Van Brocklin, H. O. & Mary (Woolheiser).  Photograph. ca. 1910.  Digital image.  Privately held by Christine Martin [address for private use].  2008. 
Van Brocklin, H. O. & Mary (Woolheiser) headstone.  Photograph, Ellis-Van Brocklin cemetery, Section 17, Florence township, Stephenson county, Illinois.  Digital image.  Privately held by Gary and Karen Seeman [address for private use].  2006. 
Portrait & Biographical Album of Stephenson County, Illinois.  Chicago: Chapman Brothers.  1888

Friday, March 11, 2011

Forebear Friday – John Q. Adams

John Quincy Adams had a successful and adventurous life, but then, his family had already established a culture of adventure.  His great- grandfather was a founder of St. Johnsbury, Vermont, he and wife Submit being the first settlers.  John’s grandfather, Martin Adams with his brother, were among the founders of Newport (then Duncansborough), Vermont, and Martin was a Revolutionary War patriot.
John Q., the son of Abial Adams and Irene Gray, was born 12 Jul 1831 in Newport, Vermont, the sixth of sixteen children.  At the age of 16, he moved himself to Burlington, Vermont, to attend college, supporting himself and paying tuition by teaching school.  He did this for two years, and then returned to the house of his father.  The following year, in 1851, he made his way to Stephenson County, Illinois, and decided to try his luck in the California Gold Rush, heading west in 1853.  He spent five years there, after which he returned to Stephenson county with $1,000 and purchased a 240 acre farm in Florence township.  He married Julia Van Brocklin, daughter of Florence township pioneers Conrad and Harriet Van Brocklin.   About 1900, he was engaged as a store keeper,  but otherwise farmed and worked as a carpenter. 
He sold his farm in 1901, and relocated to Sutherland, O’Brien County, Iowa.  His wife died in 1905, and he in 1907.  They were both buried at Waterman Cemetery, just outside of Sutherland.

Thursday, March 10, 2011

Adventures in Gardena

While transcribing old letters written by my great-grandparents, Peter C. and Ella Christensen, I came across the following story, related by Pete to their daughter Lillian in a letter dated Dec. 20, 1946.  Pete and Ella had just moved to Gardena, California from Huron, South Dakota, where their daughter and her family still lived.

“I suppose Mother told you about our bad luck with the car, but I know she really didn’t know how it happened so I’ll tell you, ha ha.  We went out to Silver Lake, that is where my sister Katrine is living.  We stayed there all night as we didn’t have our gas and electricity turned on.    So in the morning we went out to our car, it was parked on a hillside, almost a mountain.  The brake alone would stop it from going down hill so I left it in low gear.  You know it was foggy in the evening so the windshield was clouded over.  I got a rag and started to clean it off.  Mother climbed in the car.  And first thing I knew the car started down hill, very slowly at first.  She tried to get out but was afraid to let go of the car.  There she was half out and half in, and I had to pull hard on her to make her let go.  It’s a wonder she did not get hurt.  You know when she got in the car she pushed the lever with her legs and got it out of gear.  Next time I’m going to leave it in reverse.  The car went across the street and dropped about 10 ft then over another garage and a drop almost straight down of about 20 ft and landed up against a house.  It made a big dent in the wall of the house.  I’m glad it was not a brick wall.  The car never even turned over.  A Ford can really take it.  Estimated damage to car $180.00 The man who owns the house claims damage to house and lot $3000.  A darn good thing I had insurance, don’t you think?  It cost $25 to get the car hoisted up to the street again with a crane and 2 trucks.  I was able to run the car after it was pulled up.  It had one crumpled fender, two damaged running boards, 3 broken windows, broken grill and bent bumper.  I’m sure it could never do that again, and be able to run.”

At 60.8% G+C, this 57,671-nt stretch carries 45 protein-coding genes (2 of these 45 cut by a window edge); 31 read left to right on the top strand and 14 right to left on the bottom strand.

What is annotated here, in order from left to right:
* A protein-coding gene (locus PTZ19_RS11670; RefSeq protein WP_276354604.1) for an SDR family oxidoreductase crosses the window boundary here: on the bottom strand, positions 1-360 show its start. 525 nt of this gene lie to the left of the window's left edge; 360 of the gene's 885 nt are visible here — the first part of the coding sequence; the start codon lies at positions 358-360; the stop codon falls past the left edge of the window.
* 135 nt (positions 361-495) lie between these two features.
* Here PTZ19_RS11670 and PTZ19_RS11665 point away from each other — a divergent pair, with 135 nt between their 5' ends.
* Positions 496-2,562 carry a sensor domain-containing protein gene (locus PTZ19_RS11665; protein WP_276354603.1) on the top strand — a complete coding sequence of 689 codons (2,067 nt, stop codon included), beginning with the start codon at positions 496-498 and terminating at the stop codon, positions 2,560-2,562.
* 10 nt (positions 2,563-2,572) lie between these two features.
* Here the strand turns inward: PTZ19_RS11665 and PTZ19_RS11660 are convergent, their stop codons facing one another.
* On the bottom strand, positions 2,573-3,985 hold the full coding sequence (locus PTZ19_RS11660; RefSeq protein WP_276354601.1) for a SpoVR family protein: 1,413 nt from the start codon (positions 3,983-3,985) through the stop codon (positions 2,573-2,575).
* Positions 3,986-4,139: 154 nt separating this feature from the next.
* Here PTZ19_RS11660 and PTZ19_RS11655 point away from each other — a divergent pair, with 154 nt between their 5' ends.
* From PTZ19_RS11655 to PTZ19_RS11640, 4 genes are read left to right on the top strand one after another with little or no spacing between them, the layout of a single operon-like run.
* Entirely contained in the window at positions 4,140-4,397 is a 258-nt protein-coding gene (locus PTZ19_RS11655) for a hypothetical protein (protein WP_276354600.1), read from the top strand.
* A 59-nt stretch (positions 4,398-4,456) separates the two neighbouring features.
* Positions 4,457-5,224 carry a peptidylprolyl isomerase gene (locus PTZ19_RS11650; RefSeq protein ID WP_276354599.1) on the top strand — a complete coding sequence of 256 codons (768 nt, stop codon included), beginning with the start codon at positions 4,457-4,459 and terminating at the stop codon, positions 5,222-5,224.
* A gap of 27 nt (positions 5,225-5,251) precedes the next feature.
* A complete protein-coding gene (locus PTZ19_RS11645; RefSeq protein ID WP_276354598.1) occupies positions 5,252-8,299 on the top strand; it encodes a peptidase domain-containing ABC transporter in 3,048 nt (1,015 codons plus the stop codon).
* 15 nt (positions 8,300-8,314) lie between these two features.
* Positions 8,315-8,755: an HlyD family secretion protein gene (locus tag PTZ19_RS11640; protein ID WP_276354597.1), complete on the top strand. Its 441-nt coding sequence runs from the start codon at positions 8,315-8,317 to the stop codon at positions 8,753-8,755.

He went on to describe “city driving”:

“You should try to drive a car in San Diego or Los Angeles.  They pass you on both sides and if you have to make a right or left turn, and aren’t in the right place it’s just too bad.  They are smashing cars every day.  I don’t want a new car for awhile. “

Friday, March 4, 2011

Forebear Friday - John Henry Seemann

John Henry Seemann was born in 1800 in Schleswig-Holstein, Germany, the son of Hans Seemann and Christina Petersen Moldt.  He married Maria, and they were the parents of 8 children. 
In 1853, sons Hans and Detlef left Germany for the United States, in particular, eastern Iowa.  The following year, John and Mary boarded with Germania, traveling from Bremen to New York, with sons Johan and Henry.  Most, if not all, of their children ended up coming to Iowa.  John and Maria purchased land in Jackson county, Iowa later that year, but by 1856 had moved in with their son Hans in Clinton county, just to the south.  By 1870, they were back in Jackson county, this time with their son Henry and his family. 
John died on 09 April 1873, and Maria went back to Clinton county to son Hans’ home; however, in 1884, Hans’ family sold the farm and moved to South Dakota, and Maria apparently went back to Jackson County, where she died on 26 Sep 1889.
On a trip to this area a few years back, we decided to visit Evergreen cemetery in Jackson County.  It’s a beautiful cemetery located next to the backwaters of the Mississippi River, and true to its name, lots of fragrant evergreens dot the landscape.  We located the graves of John and Maria, in a family section which included the graves of their son Henry, Henry’s wife Catharina; their daughter Mary Blossfeld and her husband William and daughter Lotta.  In another part of the cemetery, John and Maria’s son Peter is buried.